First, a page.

The same ludicrous scenario was playing out once again. Seven months after having gotten rid of Fadi Sawwan, the judge initially appointed to investigate the 2020 Beirut port explosion, the Lebanese political forces now wanted to see his successor, Tarek Bitar, gone too.
Bitar was temporarily removed on Sept. 27 , following a complaint lodged by MP and former Interior Minister Nouhad Machnouk at the Beirut Court of Appeals that alleged negligence and maladministration on the judge’s part. On Monday, however, the court rejected Machnouk’s request and a similar claim filed by former Finance Minister Ali Hassan Khalil and former Public Works Minister Ghazi Zeaiter, allowing Bitar to resume his work.
Despite this apparent victory for the investigator, “the political class has no interest in seeing a culture of accountability spreading in Lebanon. The trial of one politician means the end of the system of impunity that has been in place for 30 years,” a legal expert, who asked not to be named, told L’Orient Today.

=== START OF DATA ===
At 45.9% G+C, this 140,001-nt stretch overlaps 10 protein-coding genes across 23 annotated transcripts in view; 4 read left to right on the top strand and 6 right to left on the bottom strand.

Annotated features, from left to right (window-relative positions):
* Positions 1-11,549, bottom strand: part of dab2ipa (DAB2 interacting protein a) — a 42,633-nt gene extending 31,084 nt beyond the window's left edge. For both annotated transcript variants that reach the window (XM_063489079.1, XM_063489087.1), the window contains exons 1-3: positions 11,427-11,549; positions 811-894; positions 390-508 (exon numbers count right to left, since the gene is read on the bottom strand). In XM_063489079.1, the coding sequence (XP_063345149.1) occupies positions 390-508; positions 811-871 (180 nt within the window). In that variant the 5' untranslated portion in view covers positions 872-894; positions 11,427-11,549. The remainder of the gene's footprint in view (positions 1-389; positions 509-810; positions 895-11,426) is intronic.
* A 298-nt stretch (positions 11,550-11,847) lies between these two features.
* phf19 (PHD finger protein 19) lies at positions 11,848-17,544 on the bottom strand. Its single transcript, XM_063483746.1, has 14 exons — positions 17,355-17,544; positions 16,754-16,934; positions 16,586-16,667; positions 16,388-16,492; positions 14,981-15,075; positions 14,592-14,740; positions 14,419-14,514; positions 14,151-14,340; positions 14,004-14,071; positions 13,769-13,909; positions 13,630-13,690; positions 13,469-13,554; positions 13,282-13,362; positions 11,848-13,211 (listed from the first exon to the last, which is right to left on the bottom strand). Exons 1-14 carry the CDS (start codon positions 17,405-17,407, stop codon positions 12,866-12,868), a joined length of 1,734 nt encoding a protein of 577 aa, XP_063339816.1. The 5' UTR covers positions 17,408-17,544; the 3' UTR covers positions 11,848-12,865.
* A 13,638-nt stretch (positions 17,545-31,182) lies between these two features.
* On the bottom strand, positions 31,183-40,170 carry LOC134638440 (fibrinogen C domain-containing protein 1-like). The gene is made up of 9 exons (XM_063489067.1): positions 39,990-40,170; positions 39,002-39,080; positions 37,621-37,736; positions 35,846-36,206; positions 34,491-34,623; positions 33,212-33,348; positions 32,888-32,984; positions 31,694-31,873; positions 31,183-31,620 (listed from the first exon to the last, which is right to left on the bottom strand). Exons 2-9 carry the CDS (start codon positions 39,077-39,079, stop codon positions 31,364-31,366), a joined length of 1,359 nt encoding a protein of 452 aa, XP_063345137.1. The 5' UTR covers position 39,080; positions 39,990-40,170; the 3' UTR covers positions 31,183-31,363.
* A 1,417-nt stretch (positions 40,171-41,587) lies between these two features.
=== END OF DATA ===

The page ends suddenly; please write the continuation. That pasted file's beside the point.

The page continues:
Beyond this vested interest among the traditional political parties, each one of them also appears to be making its own calculations.
How have the traditional political parties reacted since the start of the investigation into the Beirut port explosion? Here’s a look back at the attempts at political interference into the probe.
Since Sawwan charged former Prime Minister Hassan Diab, on Dec. 10, the Sunni political establishment has firmly opposed the investigation.
Prime Minister Najib Mikati and a group of former premiers, including Saad Hariri, Fouad Siniorai and Tammam Salam, castigated what they called an encroachment on the “status of the premiership,” lending the issue a sectarian dimension.
More recently, when Bitar subpoenaed Diab, the former premiers condemned the decision as the newest iteration of “a suspicious initiative for years aimed at undercutting the Taif Agreement and undermining the authority of the prime minister’s status.”